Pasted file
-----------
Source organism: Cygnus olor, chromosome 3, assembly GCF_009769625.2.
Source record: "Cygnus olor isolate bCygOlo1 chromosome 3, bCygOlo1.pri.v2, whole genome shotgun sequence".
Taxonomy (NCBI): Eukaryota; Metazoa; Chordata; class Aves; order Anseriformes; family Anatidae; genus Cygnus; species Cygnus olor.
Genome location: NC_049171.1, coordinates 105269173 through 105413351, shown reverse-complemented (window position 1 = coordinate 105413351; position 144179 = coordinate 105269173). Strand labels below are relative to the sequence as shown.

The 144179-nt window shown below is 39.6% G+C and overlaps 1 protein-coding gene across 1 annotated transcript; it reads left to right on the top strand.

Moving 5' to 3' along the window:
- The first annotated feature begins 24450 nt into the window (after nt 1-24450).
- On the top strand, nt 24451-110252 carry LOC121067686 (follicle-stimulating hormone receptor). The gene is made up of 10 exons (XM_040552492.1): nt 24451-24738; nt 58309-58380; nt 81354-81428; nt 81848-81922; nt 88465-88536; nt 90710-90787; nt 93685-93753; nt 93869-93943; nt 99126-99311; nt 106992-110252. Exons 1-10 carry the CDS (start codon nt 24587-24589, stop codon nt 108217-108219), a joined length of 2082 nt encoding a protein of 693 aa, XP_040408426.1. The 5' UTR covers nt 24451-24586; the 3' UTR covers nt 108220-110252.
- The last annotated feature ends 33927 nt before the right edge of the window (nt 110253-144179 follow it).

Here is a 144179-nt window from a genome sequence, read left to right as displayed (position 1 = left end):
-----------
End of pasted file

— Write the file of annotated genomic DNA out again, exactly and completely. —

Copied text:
Source organism: Cygnus olor, chromosome 3, assembly GCF_009769625.2.
Source record: "Cygnus olor isolate bCygOlo1 chromosome 3, bCygOlo1.pri.v2, whole genome shotgun sequence".
Taxonomy (NCBI): Eukaryota; Metazoa; Chordata; class Aves; order Anseriformes; family Anatidae; genus Cygnus; species Cygnus olor.
Genome location: NC_049171.1, coordinates 105269173 through 105413351, shown reverse-complemented (window position 1 = coordinate 105413351; position 144179 = coordinate 105269173). Strand labels below are relative to the sequence as shown.

The 144179-nt window shown below is 39.6% G+C and overlaps 1 protein-coding gene across 1 annotated transcript; it reads left to right on the top strand.

Moving 5' to 3' along the window:
- The first annotated feature begins 24450 nt into the window (after nt 1-24450).
- On the top strand, nt 24451-110252 carry LOC121067686 (follicle-stimulating hormone receptor). The gene is made up of 10 exons (XM_040552492.1): nt 24451-24738; nt 58309-58380; nt 81354-81428; nt 81848-81922; nt 88465-88536; nt 90710-90787; nt 93685-93753; nt 93869-93943; nt 99126-99311; nt 106992-110252. Exons 1-10 carry the CDS (start codon nt 24587-24589, stop codon nt 108217-108219), a joined length of 2082 nt encoding a protein of 693 aa, XP_040408426.1. The 5' UTR covers nt 24451-24586; the 3' UTR covers nt 108220-110252.
- The last annotated feature ends 33927 nt before the right edge of the window (nt 110253-144179 follow it).

Here is a 144179-nt window from a genome sequence, read left to right as displayed (position 1 = left end):